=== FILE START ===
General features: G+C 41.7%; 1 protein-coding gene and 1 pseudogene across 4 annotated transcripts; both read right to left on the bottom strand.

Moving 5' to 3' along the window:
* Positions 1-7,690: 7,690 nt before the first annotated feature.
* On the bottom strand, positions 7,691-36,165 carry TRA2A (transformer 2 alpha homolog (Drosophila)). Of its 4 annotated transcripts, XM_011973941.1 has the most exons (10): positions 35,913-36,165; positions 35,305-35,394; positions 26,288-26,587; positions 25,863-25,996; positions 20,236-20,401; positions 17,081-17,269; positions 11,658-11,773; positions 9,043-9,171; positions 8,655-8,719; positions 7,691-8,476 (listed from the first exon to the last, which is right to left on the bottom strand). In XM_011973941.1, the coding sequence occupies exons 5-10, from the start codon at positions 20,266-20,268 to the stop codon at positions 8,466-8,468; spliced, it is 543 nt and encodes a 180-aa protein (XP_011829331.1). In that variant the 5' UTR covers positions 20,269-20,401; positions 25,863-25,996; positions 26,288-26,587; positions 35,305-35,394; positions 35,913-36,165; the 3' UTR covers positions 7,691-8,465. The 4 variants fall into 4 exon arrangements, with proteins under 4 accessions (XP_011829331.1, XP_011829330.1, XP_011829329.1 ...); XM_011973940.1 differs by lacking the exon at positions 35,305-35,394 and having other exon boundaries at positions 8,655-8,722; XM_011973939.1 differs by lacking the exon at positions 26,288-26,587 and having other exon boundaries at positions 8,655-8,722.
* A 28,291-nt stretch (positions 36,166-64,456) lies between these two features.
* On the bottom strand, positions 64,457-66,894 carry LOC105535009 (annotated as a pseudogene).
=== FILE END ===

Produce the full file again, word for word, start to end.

General features: G+C 41.7%; 1 protein-coding gene and 1 pseudogene across 4 annotated transcripts; both read right to left on the bottom strand.

Moving 5' to 3' along the window:
* Positions 1-7,690: 7,690 nt before the first annotated feature.
* On the bottom strand, positions 7,691-36,165 carry TRA2A (transformer 2 alpha homolog (Drosophila)). Of its 4 annotated transcripts, XM_011973941.1 has the most exons (10): positions 35,913-36,165; positions 35,305-35,394; positions 26,288-26,587; positions 25,863-25,996; positions 20,236-20,401; positions 17,081-17,269; positions 11,658-11,773; positions 9,043-9,171; positions 8,655-8,719; positions 7,691-8,476 (listed from the first exon to the last, which is right to left on the bottom strand). In XM_011973941.1, the coding sequence occupies exons 5-10, from the start codon at positions 20,266-20,268 to the stop codon at positions 8,466-8,468; spliced, it is 543 nt and encodes a 180-aa protein (XP_011829331.1). In that variant the 5' UTR covers positions 20,269-20,401; positions 25,863-25,996; positions 26,288-26,587; positions 35,305-35,394; positions 35,913-36,165; the 3' UTR covers positions 7,691-8,465. The 4 variants fall into 4 exon arrangements, with proteins under 4 accessions (XP_011829331.1, XP_011829330.1, XP_011829329.1 ...); XM_011973940.1 differs by lacking the exon at positions 35,305-35,394 and having other exon boundaries at positions 8,655-8,722; XM_011973939.1 differs by lacking the exon at positions 26,288-26,587 and having other exon boundaries at positions 8,655-8,722.
* A 28,291-nt stretch (positions 36,166-64,456) lies between these two features.
* On the bottom strand, positions 64,457-66,894 carry LOC105535009 (annotated as a pseudogene).